Cathay Pacific have some of the nicest airline lounges in the industry. With great design, noodle bars and oodles of comfort, they are truly lovely places to spend time before a flight.
Seven lounges will be opened up to those who wish to splash some cash for access and this may give people the chance to try the facilities for the first time. The trial will run from 4 March to 30 June 2019.
Paid Lounge Access Details
A variety of locations around the world are participating in the trial. These include Cathay Pacific lounges in Malaysia (Penang), Taiwan (Kaohsuing), Australia (Melbourne), and Philippines (Manila).
Cathay Pacific’s home base of Hong Kong is also on the list, with The Pier Business Class lounge being part of the trial. As one of the flagship lounges in the network, this should be popular.
There are two other lounges also participating, both of which I have visited. One is the delightful lounge located at Vancouver Airport in Canada, which you can see here.
People will also be able to use the lounge in Paris, which I thought had a great food selection when I visited. In fact, I’ve never had bad food at any Cathay Pacific lounge.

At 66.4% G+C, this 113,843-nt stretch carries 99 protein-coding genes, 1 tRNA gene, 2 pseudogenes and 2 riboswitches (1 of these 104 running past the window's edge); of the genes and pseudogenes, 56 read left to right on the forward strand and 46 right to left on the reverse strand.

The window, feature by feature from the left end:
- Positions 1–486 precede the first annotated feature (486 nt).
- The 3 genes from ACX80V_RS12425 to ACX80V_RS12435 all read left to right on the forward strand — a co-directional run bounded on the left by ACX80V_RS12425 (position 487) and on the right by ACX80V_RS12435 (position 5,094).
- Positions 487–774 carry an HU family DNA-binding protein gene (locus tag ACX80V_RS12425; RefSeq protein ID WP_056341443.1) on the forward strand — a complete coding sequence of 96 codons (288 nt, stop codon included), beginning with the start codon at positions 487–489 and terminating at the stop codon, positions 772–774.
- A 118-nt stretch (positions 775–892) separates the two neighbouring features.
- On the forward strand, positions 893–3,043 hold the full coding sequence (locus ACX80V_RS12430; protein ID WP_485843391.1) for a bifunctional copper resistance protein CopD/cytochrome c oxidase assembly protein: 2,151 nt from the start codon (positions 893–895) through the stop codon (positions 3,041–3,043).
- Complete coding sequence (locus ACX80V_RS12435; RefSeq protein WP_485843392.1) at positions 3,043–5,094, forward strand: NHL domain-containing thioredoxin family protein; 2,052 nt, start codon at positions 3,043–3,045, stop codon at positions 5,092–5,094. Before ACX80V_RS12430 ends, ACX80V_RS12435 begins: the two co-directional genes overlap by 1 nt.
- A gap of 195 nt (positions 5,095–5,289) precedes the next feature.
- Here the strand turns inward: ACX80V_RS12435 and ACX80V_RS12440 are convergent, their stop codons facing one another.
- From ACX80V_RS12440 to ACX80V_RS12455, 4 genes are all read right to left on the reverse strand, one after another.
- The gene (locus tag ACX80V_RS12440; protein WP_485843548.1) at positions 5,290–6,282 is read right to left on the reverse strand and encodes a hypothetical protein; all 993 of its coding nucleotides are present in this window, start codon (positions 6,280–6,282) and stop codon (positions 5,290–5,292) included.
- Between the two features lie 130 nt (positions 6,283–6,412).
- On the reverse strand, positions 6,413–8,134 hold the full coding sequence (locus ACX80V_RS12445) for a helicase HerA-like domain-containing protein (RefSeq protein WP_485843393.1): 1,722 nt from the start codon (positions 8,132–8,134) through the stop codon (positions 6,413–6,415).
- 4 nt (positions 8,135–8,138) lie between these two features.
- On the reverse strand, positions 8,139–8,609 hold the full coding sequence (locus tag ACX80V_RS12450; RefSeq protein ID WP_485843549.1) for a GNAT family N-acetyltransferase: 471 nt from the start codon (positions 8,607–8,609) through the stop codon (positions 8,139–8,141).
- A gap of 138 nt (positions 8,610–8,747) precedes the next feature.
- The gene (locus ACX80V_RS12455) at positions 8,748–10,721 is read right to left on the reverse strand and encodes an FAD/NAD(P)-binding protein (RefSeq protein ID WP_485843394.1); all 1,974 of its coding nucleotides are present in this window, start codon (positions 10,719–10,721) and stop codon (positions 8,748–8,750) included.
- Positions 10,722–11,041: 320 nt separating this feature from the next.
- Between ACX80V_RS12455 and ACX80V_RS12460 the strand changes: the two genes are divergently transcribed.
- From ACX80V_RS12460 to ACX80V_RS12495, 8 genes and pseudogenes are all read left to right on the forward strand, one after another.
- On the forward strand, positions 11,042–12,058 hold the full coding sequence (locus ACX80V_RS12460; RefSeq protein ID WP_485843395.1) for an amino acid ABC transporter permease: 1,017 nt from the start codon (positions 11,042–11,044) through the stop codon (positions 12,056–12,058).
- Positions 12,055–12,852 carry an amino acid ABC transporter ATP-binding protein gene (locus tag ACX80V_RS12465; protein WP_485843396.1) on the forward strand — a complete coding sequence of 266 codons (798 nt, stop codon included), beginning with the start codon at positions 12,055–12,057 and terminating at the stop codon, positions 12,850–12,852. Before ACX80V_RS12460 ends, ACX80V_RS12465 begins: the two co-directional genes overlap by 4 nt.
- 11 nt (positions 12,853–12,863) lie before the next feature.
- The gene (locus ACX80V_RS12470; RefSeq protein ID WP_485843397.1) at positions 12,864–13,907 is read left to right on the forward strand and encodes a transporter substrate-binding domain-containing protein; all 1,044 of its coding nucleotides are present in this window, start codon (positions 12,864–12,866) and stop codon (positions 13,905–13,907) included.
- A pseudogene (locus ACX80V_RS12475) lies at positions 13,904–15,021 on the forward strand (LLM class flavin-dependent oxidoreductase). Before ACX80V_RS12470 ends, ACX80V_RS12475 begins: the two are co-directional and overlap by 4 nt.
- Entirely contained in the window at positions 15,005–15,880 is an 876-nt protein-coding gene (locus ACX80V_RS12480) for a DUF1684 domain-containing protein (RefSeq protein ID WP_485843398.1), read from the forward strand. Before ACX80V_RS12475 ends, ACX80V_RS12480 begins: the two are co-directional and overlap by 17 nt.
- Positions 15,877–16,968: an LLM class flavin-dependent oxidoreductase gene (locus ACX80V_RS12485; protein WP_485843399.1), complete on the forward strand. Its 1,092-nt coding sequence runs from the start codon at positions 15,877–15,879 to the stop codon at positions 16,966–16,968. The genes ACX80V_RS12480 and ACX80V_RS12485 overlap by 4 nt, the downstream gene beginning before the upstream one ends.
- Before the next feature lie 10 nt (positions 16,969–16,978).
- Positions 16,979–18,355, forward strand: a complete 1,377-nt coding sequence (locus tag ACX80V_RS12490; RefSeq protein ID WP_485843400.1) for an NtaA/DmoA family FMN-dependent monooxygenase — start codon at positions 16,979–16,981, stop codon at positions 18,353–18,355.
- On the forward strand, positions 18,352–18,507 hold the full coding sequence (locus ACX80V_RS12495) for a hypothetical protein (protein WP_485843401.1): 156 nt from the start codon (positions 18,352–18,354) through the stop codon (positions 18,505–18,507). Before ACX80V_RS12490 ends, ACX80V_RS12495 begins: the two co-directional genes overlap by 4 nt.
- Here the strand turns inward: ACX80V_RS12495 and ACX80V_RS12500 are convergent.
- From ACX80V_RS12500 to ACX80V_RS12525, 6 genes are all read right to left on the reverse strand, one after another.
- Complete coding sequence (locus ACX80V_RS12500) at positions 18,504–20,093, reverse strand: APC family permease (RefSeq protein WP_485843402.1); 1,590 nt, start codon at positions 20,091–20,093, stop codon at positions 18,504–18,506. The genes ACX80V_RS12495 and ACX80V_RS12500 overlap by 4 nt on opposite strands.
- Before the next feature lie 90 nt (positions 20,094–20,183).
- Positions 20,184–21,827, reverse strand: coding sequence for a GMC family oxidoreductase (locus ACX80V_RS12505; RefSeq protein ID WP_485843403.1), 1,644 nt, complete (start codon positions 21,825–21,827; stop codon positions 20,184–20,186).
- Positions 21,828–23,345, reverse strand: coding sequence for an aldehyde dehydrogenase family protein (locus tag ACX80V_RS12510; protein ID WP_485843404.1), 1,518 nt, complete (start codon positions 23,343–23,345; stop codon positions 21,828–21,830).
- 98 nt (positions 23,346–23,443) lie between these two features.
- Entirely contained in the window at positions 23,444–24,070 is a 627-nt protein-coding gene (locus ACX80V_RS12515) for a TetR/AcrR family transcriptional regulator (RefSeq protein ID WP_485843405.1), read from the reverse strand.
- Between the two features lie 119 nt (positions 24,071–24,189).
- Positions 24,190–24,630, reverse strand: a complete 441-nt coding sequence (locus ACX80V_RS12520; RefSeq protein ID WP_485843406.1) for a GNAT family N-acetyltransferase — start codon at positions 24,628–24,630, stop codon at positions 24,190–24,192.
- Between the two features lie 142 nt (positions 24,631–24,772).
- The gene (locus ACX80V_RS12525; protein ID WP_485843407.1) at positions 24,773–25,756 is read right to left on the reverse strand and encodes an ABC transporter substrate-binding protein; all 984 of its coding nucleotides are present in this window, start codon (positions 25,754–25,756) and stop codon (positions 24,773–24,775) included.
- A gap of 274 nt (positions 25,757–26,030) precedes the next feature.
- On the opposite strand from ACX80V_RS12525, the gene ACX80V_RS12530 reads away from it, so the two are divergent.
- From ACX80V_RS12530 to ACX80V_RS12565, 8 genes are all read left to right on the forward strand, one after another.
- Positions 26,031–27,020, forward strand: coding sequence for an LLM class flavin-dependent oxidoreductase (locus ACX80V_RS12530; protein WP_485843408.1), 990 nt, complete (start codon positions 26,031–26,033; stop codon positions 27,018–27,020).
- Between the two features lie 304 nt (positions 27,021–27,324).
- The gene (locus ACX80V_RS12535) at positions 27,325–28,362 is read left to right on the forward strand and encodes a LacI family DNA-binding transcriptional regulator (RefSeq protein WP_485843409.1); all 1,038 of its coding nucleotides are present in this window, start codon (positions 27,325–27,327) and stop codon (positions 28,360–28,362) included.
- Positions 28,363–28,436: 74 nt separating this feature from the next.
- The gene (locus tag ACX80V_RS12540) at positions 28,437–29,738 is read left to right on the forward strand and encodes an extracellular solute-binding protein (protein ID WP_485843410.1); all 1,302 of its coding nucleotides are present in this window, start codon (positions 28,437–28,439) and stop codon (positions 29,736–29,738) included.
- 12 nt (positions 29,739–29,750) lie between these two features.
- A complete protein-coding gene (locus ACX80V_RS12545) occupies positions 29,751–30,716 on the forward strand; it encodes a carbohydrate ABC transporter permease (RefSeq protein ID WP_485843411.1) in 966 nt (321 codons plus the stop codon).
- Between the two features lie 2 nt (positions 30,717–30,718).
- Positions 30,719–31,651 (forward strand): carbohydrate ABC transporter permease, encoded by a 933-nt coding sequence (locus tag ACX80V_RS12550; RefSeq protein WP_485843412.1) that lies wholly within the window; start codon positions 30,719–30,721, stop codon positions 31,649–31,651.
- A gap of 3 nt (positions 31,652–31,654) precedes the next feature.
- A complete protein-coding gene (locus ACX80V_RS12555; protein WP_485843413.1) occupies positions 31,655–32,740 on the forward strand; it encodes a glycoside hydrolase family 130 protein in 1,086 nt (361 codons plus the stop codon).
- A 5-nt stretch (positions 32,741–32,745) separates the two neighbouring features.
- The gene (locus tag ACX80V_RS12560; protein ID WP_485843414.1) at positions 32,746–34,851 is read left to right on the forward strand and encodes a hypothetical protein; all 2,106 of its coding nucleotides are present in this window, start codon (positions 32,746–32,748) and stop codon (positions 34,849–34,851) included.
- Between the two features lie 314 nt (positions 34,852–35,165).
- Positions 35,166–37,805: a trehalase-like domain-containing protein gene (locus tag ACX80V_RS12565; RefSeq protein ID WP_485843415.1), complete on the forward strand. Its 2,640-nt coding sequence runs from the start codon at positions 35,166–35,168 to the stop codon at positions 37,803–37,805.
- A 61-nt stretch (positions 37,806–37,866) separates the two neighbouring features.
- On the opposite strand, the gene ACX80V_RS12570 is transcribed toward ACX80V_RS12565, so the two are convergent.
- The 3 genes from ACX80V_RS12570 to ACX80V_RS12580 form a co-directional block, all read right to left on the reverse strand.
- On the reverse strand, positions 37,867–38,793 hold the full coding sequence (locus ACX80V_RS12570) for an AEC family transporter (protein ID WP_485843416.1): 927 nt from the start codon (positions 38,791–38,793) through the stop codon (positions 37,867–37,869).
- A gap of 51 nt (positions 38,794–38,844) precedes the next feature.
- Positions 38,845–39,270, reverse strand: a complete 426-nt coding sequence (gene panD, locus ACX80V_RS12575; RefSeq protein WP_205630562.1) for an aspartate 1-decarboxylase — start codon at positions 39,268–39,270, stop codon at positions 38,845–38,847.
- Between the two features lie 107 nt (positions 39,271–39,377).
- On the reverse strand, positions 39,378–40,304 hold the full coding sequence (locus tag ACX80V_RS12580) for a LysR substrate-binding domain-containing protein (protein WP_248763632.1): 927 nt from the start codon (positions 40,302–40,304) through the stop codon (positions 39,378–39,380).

Eligibility and How Much?
Before you go running up to the a Cathay Pacific lounge brandishing your credit card, there is one caveat. You must be a member of Cathay Pacific’s Marco Polo Club to be eligible to pay in at the lounge entrance. In Hong Kong, you need to pay at check-in or the transfer desk.
The price will be HKD$600 which is CAD$100, AUD$105, €67, 310 Malaysian Ringgit, TWD$2,350 and 3,950 Philippine Piso. People with Asia Miles can redeem 9,000 of them for access. You may also bring any number of guests along with you.
I guess the big question is, “Is it worth it?”. My answer to that would be, “It depends!”, as each person is unique. For a short stay of an hour, I wouldn’t think it great value, however from two hours and up I believe it would be worthwhile. Clearly if you have guests with you, it becomes better value.
While the usual capacity restrictions will apply, meaning you may not be allowed to purchase access at busy periods, it should be good for those wishing for a bit of a treat. What will be interesting is whether this will become permanent or not.
Have you visited a Cathay Pacific lounge before? What do you think of this trial for paid access? Thank you for reading and if you have any comments or questions, please leave them below.
With thanks to Australian Business Traveller.